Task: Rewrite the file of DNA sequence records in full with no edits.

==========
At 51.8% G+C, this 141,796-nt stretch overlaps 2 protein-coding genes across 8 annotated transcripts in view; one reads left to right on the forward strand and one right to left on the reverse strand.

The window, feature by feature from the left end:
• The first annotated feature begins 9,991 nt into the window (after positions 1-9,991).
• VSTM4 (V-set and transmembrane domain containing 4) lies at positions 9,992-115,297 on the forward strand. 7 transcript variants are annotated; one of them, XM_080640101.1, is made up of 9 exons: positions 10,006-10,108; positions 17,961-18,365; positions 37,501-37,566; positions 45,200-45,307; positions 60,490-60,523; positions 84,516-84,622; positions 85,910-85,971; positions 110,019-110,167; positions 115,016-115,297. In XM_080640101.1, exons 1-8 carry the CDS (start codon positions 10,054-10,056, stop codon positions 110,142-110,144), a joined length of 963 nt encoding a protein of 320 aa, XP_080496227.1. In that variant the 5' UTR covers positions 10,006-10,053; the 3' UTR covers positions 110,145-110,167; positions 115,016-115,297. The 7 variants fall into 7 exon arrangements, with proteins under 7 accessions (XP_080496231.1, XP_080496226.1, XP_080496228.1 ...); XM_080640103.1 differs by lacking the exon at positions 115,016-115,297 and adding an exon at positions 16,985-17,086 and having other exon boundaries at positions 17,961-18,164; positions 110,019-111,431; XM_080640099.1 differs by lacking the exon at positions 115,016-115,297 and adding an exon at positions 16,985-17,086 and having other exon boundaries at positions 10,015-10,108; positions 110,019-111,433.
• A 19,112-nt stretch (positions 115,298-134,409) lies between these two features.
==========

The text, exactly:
At 51.8% G+C, this 141,796-nt stretch overlaps 2 protein-coding genes across 8 annotated transcripts in view; one reads left to right on the forward strand and one right to left on the reverse strand.

The window, feature by feature from the left end:
• The first annotated feature begins 9,991 nt into the window (after positions 1-9,991).
• VSTM4 (V-set and transmembrane domain containing 4) lies at positions 9,992-115,297 on the forward strand. 7 transcript variants are annotated; one of them, XM_080640101.1, is made up of 9 exons: positions 10,006-10,108; positions 17,961-18,365; positions 37,501-37,566; positions 45,200-45,307; positions 60,490-60,523; positions 84,516-84,622; positions 85,910-85,971; positions 110,019-110,167; positions 115,016-115,297. In XM_080640101.1, exons 1-8 carry the CDS (start codon positions 10,054-10,056, stop codon positions 110,142-110,144), a joined length of 963 nt encoding a protein of 320 aa, XP_080496227.1. In that variant the 5' UTR covers positions 10,006-10,053; the 3' UTR covers positions 110,145-110,167; positions 115,016-115,297. The 7 variants fall into 7 exon arrangements, with proteins under 7 accessions (XP_080496231.1, XP_080496226.1, XP_080496228.1 ...); XM_080640103.1 differs by lacking the exon at positions 115,016-115,297 and adding an exon at positions 16,985-17,086 and having other exon boundaries at positions 17,961-18,164; positions 110,019-111,431; XM_080640099.1 differs by lacking the exon at positions 115,016-115,297 and adding an exon at positions 16,985-17,086 and having other exon boundaries at positions 10,015-10,108; positions 110,019-111,433.
• A 19,112-nt stretch (positions 115,298-134,409) lies between these two features.